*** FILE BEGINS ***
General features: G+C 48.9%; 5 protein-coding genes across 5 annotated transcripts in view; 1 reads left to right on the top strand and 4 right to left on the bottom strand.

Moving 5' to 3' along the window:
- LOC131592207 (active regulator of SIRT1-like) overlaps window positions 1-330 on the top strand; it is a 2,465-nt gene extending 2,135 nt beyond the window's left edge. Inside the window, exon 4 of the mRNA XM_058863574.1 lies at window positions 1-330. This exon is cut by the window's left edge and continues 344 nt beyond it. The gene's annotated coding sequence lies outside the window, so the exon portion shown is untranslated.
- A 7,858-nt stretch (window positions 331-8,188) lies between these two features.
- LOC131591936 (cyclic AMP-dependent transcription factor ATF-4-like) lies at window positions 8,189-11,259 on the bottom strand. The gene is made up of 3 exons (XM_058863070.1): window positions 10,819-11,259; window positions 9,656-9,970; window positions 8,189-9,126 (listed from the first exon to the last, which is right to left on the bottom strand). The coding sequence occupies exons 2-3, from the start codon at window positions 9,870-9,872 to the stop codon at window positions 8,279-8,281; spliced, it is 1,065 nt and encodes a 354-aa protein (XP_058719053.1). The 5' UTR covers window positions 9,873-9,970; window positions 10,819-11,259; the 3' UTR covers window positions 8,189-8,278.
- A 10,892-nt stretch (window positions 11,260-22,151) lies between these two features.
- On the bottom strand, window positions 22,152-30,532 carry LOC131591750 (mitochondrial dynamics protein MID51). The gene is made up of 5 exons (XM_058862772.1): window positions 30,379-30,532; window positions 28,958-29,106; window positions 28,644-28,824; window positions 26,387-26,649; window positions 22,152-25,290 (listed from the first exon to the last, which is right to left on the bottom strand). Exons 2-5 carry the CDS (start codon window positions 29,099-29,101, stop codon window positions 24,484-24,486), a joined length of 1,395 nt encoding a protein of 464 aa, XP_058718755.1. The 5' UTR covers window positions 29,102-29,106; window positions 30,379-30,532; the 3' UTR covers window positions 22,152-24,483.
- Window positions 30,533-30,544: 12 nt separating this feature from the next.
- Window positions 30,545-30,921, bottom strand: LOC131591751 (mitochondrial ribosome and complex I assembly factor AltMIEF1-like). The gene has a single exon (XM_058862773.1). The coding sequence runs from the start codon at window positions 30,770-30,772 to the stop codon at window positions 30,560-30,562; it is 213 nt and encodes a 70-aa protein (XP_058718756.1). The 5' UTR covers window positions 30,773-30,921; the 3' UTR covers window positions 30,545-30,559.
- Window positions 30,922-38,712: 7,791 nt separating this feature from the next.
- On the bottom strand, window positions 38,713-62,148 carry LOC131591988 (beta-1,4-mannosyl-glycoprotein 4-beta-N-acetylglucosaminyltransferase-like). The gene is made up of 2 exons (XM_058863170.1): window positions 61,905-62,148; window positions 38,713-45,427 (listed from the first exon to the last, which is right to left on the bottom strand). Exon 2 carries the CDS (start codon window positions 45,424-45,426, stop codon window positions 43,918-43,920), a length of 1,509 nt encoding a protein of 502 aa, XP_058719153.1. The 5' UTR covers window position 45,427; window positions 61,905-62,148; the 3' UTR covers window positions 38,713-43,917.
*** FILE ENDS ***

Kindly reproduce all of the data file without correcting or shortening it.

General features: G+C 48.9%; 5 protein-coding genes across 5 annotated transcripts in view; 1 reads left to right on the top strand and 4 right to left on the bottom strand.

Moving 5' to 3' along the window:
- LOC131592207 (active regulator of SIRT1-like) overlaps window positions 1-330 on the top strand; it is a 2,465-nt gene extending 2,135 nt beyond the window's left edge. Inside the window, exon 4 of the mRNA XM_058863574.1 lies at window positions 1-330. This exon is cut by the window's left edge and continues 344 nt beyond it. The gene's annotated coding sequence lies outside the window, so the exon portion shown is untranslated.
- A 7,858-nt stretch (window positions 331-8,188) lies between these two features.
- LOC131591936 (cyclic AMP-dependent transcription factor ATF-4-like) lies at window positions 8,189-11,259 on the bottom strand. The gene is made up of 3 exons (XM_058863070.1): window positions 10,819-11,259; window positions 9,656-9,970; window positions 8,189-9,126 (listed from the first exon to the last, which is right to left on the bottom strand). The coding sequence occupies exons 2-3, from the start codon at window positions 9,870-9,872 to the stop codon at window positions 8,279-8,281; spliced, it is 1,065 nt and encodes a 354-aa protein (XP_058719053.1). The 5' UTR covers window positions 9,873-9,970; window positions 10,819-11,259; the 3' UTR covers window positions 8,189-8,278.
- A 10,892-nt stretch (window positions 11,260-22,151) lies between these two features.
- On the bottom strand, window positions 22,152-30,532 carry LOC131591750 (mitochondrial dynamics protein MID51). The gene is made up of 5 exons (XM_058862772.1): window positions 30,379-30,532; window positions 28,958-29,106; window positions 28,644-28,824; window positions 26,387-26,649; window positions 22,152-25,290 (listed from the first exon to the last, which is right to left on the bottom strand). Exons 2-5 carry the CDS (start codon window positions 29,099-29,101, stop codon window positions 24,484-24,486), a joined length of 1,395 nt encoding a protein of 464 aa, XP_058718755.1. The 5' UTR covers window positions 29,102-29,106; window positions 30,379-30,532; the 3' UTR covers window positions 22,152-24,483.
- Window positions 30,533-30,544: 12 nt separating this feature from the next.
- Window positions 30,545-30,921, bottom strand: LOC131591751 (mitochondrial ribosome and complex I assembly factor AltMIEF1-like). The gene has a single exon (XM_058862773.1). The coding sequence runs from the start codon at window positions 30,770-30,772 to the stop codon at window positions 30,560-30,562; it is 213 nt and encodes a 70-aa protein (XP_058718756.1). The 5' UTR covers window positions 30,773-30,921; the 3' UTR covers window positions 30,545-30,559.
- Window positions 30,922-38,712: 7,791 nt separating this feature from the next.
- On the bottom strand, window positions 38,713-62,148 carry LOC131591988 (beta-1,4-mannosyl-glycoprotein 4-beta-N-acetylglucosaminyltransferase-like). The gene is made up of 2 exons (XM_058863170.1): window positions 61,905-62,148; window positions 38,713-45,427 (listed from the first exon to the last, which is right to left on the bottom strand). Exon 2 carries the CDS (start codon window positions 45,424-45,426, stop codon window positions 43,918-43,920), a length of 1,509 nt encoding a protein of 502 aa, XP_058719153.1. The 5' UTR covers window position 45,427; window positions 61,905-62,148; the 3' UTR covers window positions 38,713-43,917.